Just because I don’t “look” like an editor...
I remember the first time I went to pick up the mail from our post office box, when I was the managing editor at Room magazine, and was told by one of the post office employees that I didn’t “look like an editor.” She told me that she wasn’t going to hand over the mail, and I found it concerning because I presented her with identification. It was such a strange experience. Maybe I was in shock, maybe I wasn’t, but I left feeling like I had done something wrong and that maybe … I should have presented myself better. Whatever that meant.
At the time, I was confused, unsure of how to respond, and I’ll be honest, a wee bit shaky. When I told other folks about what happened I was told that I “must have misunderstood” or that “maybe they simply didn’t have an updated list of account holders” and I believed this narrative for a while. It took a couple of days for me to process how wrong that person was, and that no, I didn’t have to cover up my tattoos, bun my unruly hair, or throw on a blazer to appease this ridiculous notion of what an editor ”looks like”. But I am grateful for these types of interactions because they remind me of the issues in the industry and beyond, and why I am willing to work so hard to change things. I wanted to reimagine the publishing industry.
Sadly but not surprisingly, I’ve had quite a few interactions like this and they’ve occurred inside publishing and outside publishing. But what I have learned from these experiences is that in order for me to succeed and not constantly pile more unnecessary emotional labour onto my shoulders, is that I had to slow down. I had to assess the situation, prepare for every situation and consider how and what I wanted to carry into 2021 with me.
On slowing down
Looking back at past panels and events, I recall how I used to rush my words. I was worried that I would take up too much time and space if I actually paced myself and held onto my answers a bit longer. I used to think I had to move as quickly as the fastest person in the room. Earlier this year, I started to slow down. I moved with intention. I negotiated. I fired back. I considered the outcome, I weighed my options.
On prepping for everything
Why give folks a reason to further discount you? We all have unconscious biases and we make assumptions about folks before they even enter the room. No one is exempt from this. But over time I grew increasingly tired of walking into meetings, Zoom sessions, panels, workshops, conferences, and more, feeling as though I didn’t belong or deserve a seat. Although I was always prepared, I could often feel the weight of being immediately perceived as inexperienced or lacking something valuable to contribute, just because of a mold I did not fit. Oh 2020 has given me fuel folks!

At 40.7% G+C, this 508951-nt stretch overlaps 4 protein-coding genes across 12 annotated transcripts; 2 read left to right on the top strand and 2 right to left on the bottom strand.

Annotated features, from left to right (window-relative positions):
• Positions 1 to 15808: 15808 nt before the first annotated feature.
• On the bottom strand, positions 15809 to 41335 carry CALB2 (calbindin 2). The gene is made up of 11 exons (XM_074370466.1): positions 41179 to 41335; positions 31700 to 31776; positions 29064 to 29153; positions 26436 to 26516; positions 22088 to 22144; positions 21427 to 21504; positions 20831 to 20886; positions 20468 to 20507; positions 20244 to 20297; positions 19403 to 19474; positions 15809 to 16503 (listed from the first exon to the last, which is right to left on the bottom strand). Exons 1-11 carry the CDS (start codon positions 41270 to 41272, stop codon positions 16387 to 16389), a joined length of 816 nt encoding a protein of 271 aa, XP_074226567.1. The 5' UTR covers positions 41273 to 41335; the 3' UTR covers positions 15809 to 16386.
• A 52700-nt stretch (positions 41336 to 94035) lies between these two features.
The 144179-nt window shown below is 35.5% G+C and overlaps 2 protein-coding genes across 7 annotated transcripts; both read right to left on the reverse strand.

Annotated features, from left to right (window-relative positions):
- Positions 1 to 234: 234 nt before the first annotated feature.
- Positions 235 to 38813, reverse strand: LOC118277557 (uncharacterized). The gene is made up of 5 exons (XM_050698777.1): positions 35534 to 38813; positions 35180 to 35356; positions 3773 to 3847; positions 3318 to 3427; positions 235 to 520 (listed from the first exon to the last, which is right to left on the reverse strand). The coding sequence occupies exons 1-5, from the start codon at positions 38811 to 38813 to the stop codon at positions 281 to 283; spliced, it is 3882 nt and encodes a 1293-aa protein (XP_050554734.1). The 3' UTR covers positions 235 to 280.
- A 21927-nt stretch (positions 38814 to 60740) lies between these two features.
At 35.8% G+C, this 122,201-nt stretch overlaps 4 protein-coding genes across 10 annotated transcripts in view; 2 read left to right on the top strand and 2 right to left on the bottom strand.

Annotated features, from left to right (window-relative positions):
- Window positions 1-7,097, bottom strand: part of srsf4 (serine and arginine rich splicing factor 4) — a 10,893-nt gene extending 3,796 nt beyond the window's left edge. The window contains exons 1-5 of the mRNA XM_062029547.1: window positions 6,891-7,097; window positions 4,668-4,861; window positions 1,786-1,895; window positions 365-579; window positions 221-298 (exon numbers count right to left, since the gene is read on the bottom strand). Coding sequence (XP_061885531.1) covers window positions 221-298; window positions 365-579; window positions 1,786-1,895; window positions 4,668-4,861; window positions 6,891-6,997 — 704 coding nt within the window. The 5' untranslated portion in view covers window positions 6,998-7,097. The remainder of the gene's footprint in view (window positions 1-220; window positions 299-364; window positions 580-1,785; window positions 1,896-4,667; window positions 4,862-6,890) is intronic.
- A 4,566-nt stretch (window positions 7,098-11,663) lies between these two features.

In an attempt to combat this act and to begin to control what I could control, I realized I just needed to prepare my thoughts and speak strategically. Although I have always done this, I had to take it to another level. No, I won’t ever be that eager beaver at the back of the room waving and thrashing their arms wildly hoping the instructor will call on them to share their genius answer to a question, but I will always put forth my best self. I move with intention and decision-make in the same way. If this means I have to cancel, back out, or reschedule because I am not at my best, then so be it. This also ties neatly to wellness in publishing (a passion of mine) and how BIPOC creators need to focus on self-care in a very different way in order to sustain long-term careers in the publishing industry.
Making mistakes, what are the stakes?
Part of that need to step back and slow down when things aren’t going as planned or if I am not at my best is based on the knowledge that there is no safety net for me. There is no parent’s basement to set up shop in while I “learn the ropes or figure things out”, no inheritance, no soft landing, should I fall. I think about this every day. If I don’t protect myself and stop to nourish when I need to, I run the risk of burning out and/or giving up, which I have worked incredibly hard to prevent (for myself and my peers). I plan to remain in the industry for as long as I can, and I’ve planned for all the care I can offer myself to make sure that it happens. This includes showing up as myself and saying no to preconceived molds.
Not too far off in the horizon I peer into 2021 and think about all the fantastic things I have in the hopper. I reflect on all that I have learned this year and how thickened and non-porous my skin has become. I’ve worked hard to take what I have learned and can’t wait to continue to pay it forward.
The views expressed by Open Book columnists are those held by the authors and do not necessarily reflect the views of Open Book.
Chelene Knight is the author of the poetry collection Braided Skin and the memoir Dear Current Occupant, winner of the 2018 Vancouver Book Award. Her essays have appeared in multiple Canadian and American literary journals, plus the Globe and Mail and the Toronto Star. Her work is anthologized in Making Room, Love Me True, Sustenance, The Summer Book, and Black Writers Matter.
The Toronto Star called Knight, “one of the storytellers we need most right now.” In addition to her work as a writer, Knight is managing editor at Room, programming director for the Growing Room Festival, and CEO of #LearnWritingEssentials. She often gives talks about home, belonging and belief, inclusivity, and community building through authentic storytelling.
Knight is currently working on Junie, a novel set in Vancouver’s Hogan’s Alley, forthcoming in 2020.